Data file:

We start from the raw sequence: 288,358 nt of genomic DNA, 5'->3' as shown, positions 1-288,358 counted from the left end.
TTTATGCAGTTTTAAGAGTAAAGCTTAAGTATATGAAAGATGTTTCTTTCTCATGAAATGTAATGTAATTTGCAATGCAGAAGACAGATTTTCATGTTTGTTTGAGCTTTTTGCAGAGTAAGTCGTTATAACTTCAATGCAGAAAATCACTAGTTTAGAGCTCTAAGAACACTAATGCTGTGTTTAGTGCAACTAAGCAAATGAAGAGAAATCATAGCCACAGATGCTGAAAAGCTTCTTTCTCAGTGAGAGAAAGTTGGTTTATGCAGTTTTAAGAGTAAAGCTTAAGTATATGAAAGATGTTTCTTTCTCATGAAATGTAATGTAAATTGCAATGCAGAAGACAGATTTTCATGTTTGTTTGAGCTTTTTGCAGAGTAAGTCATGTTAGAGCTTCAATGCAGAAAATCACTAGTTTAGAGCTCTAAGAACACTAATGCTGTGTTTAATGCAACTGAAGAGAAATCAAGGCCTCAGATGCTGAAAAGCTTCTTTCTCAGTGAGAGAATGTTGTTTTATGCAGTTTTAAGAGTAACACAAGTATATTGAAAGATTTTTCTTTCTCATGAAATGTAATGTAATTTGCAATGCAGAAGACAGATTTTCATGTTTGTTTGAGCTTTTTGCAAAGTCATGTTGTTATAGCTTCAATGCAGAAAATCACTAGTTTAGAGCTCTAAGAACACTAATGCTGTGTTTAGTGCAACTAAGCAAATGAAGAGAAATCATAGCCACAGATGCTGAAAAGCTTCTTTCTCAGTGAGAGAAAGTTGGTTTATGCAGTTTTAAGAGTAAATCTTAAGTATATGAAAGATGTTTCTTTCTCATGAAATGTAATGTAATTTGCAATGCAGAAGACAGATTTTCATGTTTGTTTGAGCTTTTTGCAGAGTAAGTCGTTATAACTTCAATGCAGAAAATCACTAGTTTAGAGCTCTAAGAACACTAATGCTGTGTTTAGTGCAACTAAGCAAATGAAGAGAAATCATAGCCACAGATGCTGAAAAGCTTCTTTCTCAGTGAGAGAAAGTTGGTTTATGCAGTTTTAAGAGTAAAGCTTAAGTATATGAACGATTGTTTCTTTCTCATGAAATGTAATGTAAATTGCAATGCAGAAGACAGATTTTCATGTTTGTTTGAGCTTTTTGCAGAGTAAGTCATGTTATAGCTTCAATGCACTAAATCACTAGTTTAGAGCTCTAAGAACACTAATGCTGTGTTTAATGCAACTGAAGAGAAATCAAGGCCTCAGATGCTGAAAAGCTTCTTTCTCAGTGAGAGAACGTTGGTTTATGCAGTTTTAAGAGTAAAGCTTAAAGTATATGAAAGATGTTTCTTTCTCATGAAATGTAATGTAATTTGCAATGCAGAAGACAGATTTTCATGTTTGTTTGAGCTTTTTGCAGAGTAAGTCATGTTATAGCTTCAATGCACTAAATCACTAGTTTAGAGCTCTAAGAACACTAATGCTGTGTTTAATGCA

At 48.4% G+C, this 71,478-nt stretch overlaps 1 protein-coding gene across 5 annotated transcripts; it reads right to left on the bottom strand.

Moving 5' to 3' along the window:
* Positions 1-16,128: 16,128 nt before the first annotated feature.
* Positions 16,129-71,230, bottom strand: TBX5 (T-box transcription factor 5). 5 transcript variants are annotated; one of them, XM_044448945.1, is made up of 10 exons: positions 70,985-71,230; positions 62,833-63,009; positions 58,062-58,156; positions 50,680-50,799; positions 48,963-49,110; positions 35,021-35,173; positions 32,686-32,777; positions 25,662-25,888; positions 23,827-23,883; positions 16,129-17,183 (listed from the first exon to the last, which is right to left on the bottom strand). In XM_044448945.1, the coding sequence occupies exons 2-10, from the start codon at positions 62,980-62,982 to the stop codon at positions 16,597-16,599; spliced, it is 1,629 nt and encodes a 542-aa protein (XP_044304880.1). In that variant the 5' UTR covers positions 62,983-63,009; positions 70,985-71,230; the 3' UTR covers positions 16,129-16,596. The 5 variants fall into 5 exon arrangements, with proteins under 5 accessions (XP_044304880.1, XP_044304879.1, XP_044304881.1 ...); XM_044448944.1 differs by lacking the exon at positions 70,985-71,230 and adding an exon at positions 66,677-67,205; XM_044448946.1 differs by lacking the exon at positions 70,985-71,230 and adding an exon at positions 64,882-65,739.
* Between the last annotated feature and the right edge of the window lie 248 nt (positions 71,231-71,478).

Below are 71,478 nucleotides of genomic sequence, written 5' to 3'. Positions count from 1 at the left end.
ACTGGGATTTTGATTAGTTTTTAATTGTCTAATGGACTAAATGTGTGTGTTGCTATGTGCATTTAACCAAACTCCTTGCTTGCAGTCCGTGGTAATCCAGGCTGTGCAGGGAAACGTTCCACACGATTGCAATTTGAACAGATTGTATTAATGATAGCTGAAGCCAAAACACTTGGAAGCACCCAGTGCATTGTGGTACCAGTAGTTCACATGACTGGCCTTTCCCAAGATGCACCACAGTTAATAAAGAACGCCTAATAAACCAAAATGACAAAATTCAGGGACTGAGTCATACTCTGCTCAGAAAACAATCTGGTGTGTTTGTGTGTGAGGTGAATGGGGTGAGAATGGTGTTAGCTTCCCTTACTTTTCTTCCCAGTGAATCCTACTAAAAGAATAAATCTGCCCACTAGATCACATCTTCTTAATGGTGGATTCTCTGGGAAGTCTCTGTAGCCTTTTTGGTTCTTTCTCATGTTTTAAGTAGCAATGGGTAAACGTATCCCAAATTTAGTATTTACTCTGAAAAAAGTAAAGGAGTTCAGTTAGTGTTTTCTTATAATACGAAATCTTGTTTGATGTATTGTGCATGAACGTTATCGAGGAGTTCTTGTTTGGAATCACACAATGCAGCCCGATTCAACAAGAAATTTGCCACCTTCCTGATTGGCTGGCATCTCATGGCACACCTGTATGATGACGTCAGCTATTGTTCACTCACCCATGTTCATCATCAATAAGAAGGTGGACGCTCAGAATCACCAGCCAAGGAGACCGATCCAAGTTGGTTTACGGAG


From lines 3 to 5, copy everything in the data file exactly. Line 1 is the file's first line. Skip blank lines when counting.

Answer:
At 48.4% G+C, this 71,478-nt stretch overlaps 1 protein-coding gene across 5 annotated transcripts; it reads right to left on the bottom strand.

Moving 5' to 3' along the window:
* Positions 1-16,128: 16,128 nt before the first annotated feature.